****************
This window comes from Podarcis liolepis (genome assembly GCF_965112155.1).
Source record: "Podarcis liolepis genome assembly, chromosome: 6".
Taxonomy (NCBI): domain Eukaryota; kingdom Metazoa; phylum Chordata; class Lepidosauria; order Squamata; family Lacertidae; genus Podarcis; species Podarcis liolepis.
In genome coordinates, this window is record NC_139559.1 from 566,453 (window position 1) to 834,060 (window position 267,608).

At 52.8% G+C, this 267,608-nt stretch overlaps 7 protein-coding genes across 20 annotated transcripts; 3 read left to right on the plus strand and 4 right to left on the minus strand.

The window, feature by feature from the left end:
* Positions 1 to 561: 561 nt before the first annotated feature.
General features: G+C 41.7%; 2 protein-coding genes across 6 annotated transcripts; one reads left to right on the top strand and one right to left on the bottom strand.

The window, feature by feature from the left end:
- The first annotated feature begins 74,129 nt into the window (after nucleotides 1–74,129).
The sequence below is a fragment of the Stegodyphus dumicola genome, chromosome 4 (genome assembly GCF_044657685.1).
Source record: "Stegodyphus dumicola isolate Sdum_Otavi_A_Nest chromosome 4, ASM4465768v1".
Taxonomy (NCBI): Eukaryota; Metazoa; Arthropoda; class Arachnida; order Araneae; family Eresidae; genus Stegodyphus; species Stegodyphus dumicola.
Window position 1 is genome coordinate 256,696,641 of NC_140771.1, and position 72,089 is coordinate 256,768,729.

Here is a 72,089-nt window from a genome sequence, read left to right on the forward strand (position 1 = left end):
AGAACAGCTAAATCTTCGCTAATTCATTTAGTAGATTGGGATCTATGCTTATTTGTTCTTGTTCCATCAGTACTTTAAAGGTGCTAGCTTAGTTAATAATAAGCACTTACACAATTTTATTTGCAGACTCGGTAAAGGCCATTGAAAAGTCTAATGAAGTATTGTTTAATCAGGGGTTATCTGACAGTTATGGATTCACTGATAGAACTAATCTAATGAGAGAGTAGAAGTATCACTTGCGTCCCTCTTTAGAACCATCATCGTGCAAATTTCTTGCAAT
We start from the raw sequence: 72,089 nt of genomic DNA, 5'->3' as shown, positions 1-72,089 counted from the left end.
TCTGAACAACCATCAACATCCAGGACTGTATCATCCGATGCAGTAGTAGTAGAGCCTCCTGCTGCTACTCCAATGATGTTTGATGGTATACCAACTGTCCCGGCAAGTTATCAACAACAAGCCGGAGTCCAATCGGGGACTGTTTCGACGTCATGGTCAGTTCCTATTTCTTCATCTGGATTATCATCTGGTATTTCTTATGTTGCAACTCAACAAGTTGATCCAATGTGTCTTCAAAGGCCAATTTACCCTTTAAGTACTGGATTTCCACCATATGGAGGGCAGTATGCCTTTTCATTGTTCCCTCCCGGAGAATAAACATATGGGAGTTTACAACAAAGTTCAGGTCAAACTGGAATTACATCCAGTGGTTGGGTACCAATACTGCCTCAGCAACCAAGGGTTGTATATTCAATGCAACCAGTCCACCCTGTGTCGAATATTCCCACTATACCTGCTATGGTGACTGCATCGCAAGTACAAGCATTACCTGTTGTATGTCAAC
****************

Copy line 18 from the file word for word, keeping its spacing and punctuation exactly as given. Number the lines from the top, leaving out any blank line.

TCTGAACAACCATCAACATCCAGGACTGTATCATCCGATGCAGTAGTAGTAGAGCCTCCTGCTGCTACTCCAATGATGTTTGATGGTATACCAACTGTCCCGGCAAGTTATCAACAACAAGCCGGAGTCCAATCGGGGACTGTTTCGACGTCATGGTCAGTTCCTATTTCTTCATCTGGATTATCATCTGGTATTTCTTATGTTGCAACTCAACAAGTTGATCCAATGTGTCTTCAAAGGCCAATTTACCCTTTAAGTACTGGATTTCCACCATATGGAGGGCAGTATGCCTTTTCATTGTTCCCTCCCGGAGAATAAACATATGGGAGTTTACAACAAAGTTCAGGTCAAACTGGAATTACATCCAGTGGTTGGGTACCAATACTGCCTCAGCAACCAAGGGTTGTATATTCAATGCAACCAGTCCACCCTGTGTCGAATATTCCCACTATACCTGCTATGGTGACTGCATCGCAAGTACAAGCATTACCTGTTGTATGTCAAC